This morning we woke up early and went to the airport for our Air India flight to Varanasi. Today is the Indian holiday called Holi (holy). You may have seen photos of this. It is the day when they throw liquid and powdered color all over each other. It is supposed to be particularly wild in Varanasi. When we arrived our guide had a silver face and the driver was magenta over a large part of his body. The driver told us that he had some color for us to play with if we wanted to. I was a bit apprehensive thinking about walking around magenta for a week. I had read where you are supposed to coat your skin and hair with coconut oil before “playing.” The playing with color takes place for a few hours before noon. Many people also engage in drinking a certain alcoholic beverage while playing. Then everyone is supposed to go home and bathe. This is followed by visiting family and friends to share a meal together.
So when we got in the car the guide pulled out a bag of color and put some on each of our foreheads.
We also saw our first cows wandering the streets in Varanasi. Yes, it is true they are considered sacred in India and do roam around freely especially in the smaller cities, if Varanasi can be considered smaller with a population around four million.
Mark Twain said, “Benares is older than history, older than tradition, older even than legend, and looks twice as old as all of them put together.” (Benares is another name for Varanasi)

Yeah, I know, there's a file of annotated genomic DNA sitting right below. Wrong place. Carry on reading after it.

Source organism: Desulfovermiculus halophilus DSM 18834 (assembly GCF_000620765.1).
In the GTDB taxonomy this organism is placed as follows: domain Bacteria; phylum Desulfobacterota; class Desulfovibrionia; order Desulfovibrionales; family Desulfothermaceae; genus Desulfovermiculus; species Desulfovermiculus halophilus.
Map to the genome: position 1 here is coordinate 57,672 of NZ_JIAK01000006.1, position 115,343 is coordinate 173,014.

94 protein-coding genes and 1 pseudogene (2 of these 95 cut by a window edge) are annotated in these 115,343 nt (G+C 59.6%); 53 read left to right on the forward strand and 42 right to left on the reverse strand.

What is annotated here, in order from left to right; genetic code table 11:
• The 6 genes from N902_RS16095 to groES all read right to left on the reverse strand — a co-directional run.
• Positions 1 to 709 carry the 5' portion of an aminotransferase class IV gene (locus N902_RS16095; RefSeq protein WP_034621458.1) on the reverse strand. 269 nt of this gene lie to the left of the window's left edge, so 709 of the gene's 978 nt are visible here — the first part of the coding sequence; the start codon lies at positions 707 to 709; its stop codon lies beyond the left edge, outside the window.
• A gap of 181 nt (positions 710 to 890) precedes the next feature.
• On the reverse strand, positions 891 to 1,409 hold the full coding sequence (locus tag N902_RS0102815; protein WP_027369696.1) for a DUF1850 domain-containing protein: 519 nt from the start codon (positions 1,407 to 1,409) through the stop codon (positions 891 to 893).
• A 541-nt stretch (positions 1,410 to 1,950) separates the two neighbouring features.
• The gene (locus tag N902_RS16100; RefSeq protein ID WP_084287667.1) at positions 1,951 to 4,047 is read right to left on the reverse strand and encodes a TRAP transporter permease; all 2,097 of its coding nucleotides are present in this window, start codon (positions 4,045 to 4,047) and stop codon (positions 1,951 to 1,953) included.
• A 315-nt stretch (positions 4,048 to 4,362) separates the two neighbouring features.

Varanasi is a holy city in Hinduism, being one of the most sacred pilgrimage places for Hindus of all denominations. More than 1,000,000 pilgrims visit the city each year.
We were told that since we had gotten up so early and had flown to Varanasi (a one hour flight) that we should rest for the afternoon and that our guide would come for us at 6:30 that evening. We flipped through the television channels and read for awhile. Then we had a late lunch of yummy Indian food and wandered around the hotel garden. They had some amazing flowers growing on bushes. I think they are a type of peony.
We met our guide and traveled into what we thought was a very crowded city (our guide said it wasn’t very crowded because of the holiday) for the evening Aarti. It is a ceremony performed by seven Hindu priests to express gratitude to the Mother Ganges (the river) and wish her a good nights rest. The Dashashwamedh ghat has seven platforms, each with the items necessary for the performance of the nightly ritual. A priest enters each platform and they perform the ritual in synchronized harmony. There was much chanting, drumming and bell ringing. The priests waved incense and burned various things. We had great seats on a balcony, the perks (or maybe not) of being a tourist in Varanasi.
There are two options for watching the Aarti, one is from the bank side of the river and the other is from a boat in the river. We opted for the bank because on day three we will watch the activity on the bank of the Ganges from a boat on the river. During the evening ceremony the people in boats floated candles on the river. It was an impressive sight.